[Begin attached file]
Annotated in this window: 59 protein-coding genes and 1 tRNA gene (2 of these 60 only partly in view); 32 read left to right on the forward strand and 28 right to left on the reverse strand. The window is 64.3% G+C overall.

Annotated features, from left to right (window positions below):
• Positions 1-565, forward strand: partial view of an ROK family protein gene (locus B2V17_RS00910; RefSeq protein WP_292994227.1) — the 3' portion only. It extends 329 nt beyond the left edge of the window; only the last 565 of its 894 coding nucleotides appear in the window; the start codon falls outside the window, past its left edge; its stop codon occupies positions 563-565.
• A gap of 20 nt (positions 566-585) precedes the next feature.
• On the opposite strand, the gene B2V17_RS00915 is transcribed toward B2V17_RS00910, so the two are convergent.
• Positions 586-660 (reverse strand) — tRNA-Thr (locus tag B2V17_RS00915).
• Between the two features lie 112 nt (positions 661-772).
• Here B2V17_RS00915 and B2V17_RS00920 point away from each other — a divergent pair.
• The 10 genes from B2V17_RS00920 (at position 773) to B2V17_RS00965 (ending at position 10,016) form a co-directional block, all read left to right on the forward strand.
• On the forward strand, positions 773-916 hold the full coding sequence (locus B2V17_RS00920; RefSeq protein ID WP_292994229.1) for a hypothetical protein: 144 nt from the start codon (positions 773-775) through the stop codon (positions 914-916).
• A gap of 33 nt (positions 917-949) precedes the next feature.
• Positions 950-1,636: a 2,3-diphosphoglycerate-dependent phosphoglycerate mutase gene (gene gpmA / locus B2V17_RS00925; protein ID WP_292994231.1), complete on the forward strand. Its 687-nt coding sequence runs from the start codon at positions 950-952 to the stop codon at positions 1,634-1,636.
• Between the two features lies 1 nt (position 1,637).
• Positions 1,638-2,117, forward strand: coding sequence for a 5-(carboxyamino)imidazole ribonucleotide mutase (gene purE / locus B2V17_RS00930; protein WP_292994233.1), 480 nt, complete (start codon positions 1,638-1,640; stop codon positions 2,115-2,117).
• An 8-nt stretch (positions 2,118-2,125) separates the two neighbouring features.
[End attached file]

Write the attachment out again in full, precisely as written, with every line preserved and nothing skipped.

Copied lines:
Annotated in this window: 59 protein-coding genes and 1 tRNA gene (2 of these 60 only partly in view); 32 read left to right on the forward strand and 28 right to left on the reverse strand. The window is 64.3% G+C overall.

Annotated features, from left to right (window positions below):
• Positions 1-565, forward strand: partial view of an ROK family protein gene (locus B2V17_RS00910; RefSeq protein WP_292994227.1) — the 3' portion only. It extends 329 nt beyond the left edge of the window; only the last 565 of its 894 coding nucleotides appear in the window; the start codon falls outside the window, past its left edge; its stop codon occupies positions 563-565.
• A gap of 20 nt (positions 566-585) precedes the next feature.
• On the opposite strand, the gene B2V17_RS00915 is transcribed toward B2V17_RS00910, so the two are convergent.
• Positions 586-660 (reverse strand) — tRNA-Thr (locus tag B2V17_RS00915).
• Between the two features lie 112 nt (positions 661-772).
• Here B2V17_RS00915 and B2V17_RS00920 point away from each other — a divergent pair.
• The 10 genes from B2V17_RS00920 (at position 773) to B2V17_RS00965 (ending at position 10,016) form a co-directional block, all read left to right on the forward strand.
• On the forward strand, positions 773-916 hold the full coding sequence (locus B2V17_RS00920; RefSeq protein ID WP_292994229.1) for a hypothetical protein: 144 nt from the start codon (positions 773-775) through the stop codon (positions 914-916).
• A gap of 33 nt (positions 917-949) precedes the next feature.
• Positions 950-1,636: a 2,3-diphosphoglycerate-dependent phosphoglycerate mutase gene (gene gpmA / locus B2V17_RS00925; protein ID WP_292994231.1), complete on the forward strand. Its 687-nt coding sequence runs from the start codon at positions 950-952 to the stop codon at positions 1,634-1,636.
• Between the two features lies 1 nt (position 1,637).
• Positions 1,638-2,117, forward strand: coding sequence for a 5-(carboxyamino)imidazole ribonucleotide mutase (gene purE / locus B2V17_RS00930; protein WP_292994233.1), 480 nt, complete (start codon positions 1,638-1,640; stop codon positions 2,115-2,117).
• An 8-nt stretch (positions 2,118-2,125) separates the two neighbouring features.